Lance Dickie / Seattle Times editorial columnist
As American empire wanes, the world shrugs its shoulders
The next president faces the reality of a world wholly less inclined to follow America's lead.
Seattle Times editorial columnist
Barack Obama or John McCain, it does not matter. The next president faces the reality of a world wholly less inclined to follow America's lead.
How could this be? The United States remains the singular world power, even with a battered and bruised economy. No other country is a match for this nation's military might. Turns out the resounding global chorus is, "So what?"
Sens. Obama and McCain are receiving this sober assessment from an equally sober source, Thomas Fingar, the top analyst in the U.S. intelligence community. His report, "Global Trends 2025," argues the erosion of U.S. leadership in political, economic and even cultural areas is accelerating.
Fingar, who will brief the new president, shared his findings with an organization of intelligence analysts last month, and The Washington Post covered his speech. His talk echoed a book that is a must-read, "The Post-American World," by Fareed Zakaria. The first sentence in the slim but powerful volume sets the tone: "This is not a book about the decline of America, but rather about the rise of everyone else."
Zakaria, a journalist and commentator on world affairs, recently made news suggesting Republican John McCain's choice of Alaska Gov. Sarah Palin as a running mate was irresponsible. Upset by the comment? Make a point of reading his book.
As other countries gain economic momentum, they are more inclined to talk among themselves, and not look to the U.S. for leadership. East Asian economies are hinting at forming an alliance akin to the European Union. The United States is watching from the outside.
Nor are the rising powers likely to heed international organizations such as the World Bank and United Nations. The Bush administration was abundantly clear it would pick and choose its allegiances, so the contempt spread from the top.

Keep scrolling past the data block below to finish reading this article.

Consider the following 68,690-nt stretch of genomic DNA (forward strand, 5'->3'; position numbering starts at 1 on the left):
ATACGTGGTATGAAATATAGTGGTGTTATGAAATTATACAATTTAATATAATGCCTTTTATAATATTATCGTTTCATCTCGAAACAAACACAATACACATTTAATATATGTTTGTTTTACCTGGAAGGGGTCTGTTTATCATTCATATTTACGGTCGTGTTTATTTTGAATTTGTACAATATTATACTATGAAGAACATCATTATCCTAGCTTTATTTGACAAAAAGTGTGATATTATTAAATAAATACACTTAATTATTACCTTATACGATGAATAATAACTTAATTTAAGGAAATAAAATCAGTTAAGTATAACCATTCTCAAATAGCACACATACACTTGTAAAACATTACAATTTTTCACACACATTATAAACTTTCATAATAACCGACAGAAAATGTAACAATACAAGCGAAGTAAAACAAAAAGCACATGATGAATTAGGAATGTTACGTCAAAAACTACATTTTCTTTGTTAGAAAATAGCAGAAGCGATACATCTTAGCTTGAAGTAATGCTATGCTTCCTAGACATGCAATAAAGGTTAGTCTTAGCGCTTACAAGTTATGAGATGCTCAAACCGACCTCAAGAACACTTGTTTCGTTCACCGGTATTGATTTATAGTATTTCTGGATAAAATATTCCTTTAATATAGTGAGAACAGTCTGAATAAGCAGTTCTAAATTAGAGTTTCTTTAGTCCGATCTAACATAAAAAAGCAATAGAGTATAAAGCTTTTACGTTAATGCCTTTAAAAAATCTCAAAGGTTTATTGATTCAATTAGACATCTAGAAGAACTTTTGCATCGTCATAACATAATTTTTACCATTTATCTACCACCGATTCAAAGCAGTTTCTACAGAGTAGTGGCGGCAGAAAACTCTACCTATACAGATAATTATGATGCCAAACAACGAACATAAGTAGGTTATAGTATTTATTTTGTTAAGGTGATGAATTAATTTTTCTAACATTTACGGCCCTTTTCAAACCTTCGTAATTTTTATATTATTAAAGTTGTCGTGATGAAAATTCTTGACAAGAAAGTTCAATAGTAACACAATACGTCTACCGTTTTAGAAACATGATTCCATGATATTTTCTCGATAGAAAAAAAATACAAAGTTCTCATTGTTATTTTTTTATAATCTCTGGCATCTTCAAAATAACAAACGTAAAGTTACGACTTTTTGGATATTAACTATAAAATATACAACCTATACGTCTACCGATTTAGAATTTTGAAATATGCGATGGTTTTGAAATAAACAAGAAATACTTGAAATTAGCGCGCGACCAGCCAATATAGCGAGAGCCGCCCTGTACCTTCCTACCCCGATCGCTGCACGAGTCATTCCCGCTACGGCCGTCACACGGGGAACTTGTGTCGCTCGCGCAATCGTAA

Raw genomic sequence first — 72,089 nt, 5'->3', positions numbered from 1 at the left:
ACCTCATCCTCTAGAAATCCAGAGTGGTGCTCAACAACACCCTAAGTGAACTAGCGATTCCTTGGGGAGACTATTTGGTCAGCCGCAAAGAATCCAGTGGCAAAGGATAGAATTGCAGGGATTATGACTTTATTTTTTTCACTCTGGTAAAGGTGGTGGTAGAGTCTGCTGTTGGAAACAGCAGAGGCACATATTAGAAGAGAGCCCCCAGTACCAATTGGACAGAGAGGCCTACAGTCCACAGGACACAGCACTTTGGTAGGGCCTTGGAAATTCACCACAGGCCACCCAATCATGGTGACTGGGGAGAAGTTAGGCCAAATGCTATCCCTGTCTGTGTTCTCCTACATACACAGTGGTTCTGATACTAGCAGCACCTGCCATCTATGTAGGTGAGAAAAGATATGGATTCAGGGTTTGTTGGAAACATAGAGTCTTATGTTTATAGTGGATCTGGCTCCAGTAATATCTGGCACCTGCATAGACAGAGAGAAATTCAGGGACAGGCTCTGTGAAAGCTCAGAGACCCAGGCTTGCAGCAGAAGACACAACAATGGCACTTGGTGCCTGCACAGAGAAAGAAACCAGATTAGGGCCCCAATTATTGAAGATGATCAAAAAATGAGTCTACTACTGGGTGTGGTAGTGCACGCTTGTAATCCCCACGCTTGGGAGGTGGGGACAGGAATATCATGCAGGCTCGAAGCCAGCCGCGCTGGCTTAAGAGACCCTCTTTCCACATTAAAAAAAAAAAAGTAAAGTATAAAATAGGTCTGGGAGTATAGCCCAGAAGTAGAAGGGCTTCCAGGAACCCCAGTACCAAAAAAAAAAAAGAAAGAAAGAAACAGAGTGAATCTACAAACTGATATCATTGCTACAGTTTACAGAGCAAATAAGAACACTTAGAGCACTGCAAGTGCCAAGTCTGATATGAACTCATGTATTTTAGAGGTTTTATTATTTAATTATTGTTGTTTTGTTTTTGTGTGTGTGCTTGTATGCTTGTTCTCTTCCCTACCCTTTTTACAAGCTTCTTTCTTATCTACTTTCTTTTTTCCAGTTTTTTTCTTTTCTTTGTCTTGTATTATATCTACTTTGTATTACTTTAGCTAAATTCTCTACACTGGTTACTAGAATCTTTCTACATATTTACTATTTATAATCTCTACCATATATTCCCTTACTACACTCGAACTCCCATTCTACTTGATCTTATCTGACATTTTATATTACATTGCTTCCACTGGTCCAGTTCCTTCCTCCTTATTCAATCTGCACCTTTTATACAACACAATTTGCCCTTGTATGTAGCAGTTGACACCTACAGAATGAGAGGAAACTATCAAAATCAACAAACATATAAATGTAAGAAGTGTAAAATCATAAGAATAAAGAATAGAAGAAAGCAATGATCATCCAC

Fingar cannot say how international groups will evolve and what they will look like, but he is certain the U.S. will no longer be able to dictate their structure and missions. Globalization has diffused influence along with economic power.
Fingar predicts the consequences of climate change, with resulting droughts, food shortages and scarcity of water, will trigger mass migration and political upheaval.
The United States can spend itself into the poorhouse on military hardware, and the rest of the world will happily abide America's consumption and diversion of economic resources. No one else is gearing up for epic land and sea battles or posing the threat.
Defense Secretary Robert Gates recently noted the limits of military technology. Even the Pentagon's gilded budget cannot afford it, and no matter how hard someone tries to gin up another Cold War, Russia does not appear eager to indulge the lucrative desire.
The Bush administration spent eight years abrading global organizations, treaties and conventions. From the beginning, President Bush spurned diplomacy. His refusal to engage others made the point he did not need anyone else. Only in the closing moments of his last term did he chase after a peace plan in the Middle East and ink on paper with North Korea.
The U.S. is tottering around Africa amazed that skeptical countries are suspicious of what appears to be an effort to militarize foreign policy.
Former White House press secretary Scott McClellan spoke of Bush and Vice President Dick Cheney packaging their version of the truth. They also operated with delusional views of U.S. autonomy in the world. They squandered moral authority and political influence nurtured over generations.
Last month at the United Nations, Iranian President Mahmoud Ahmadinejad said, "American empire in the world is reaching the end of the road, and its next rulers must limit their interference to their own borders." He meant to be snide.
The next president will hear a respected analyst repeat a version of the same reality.
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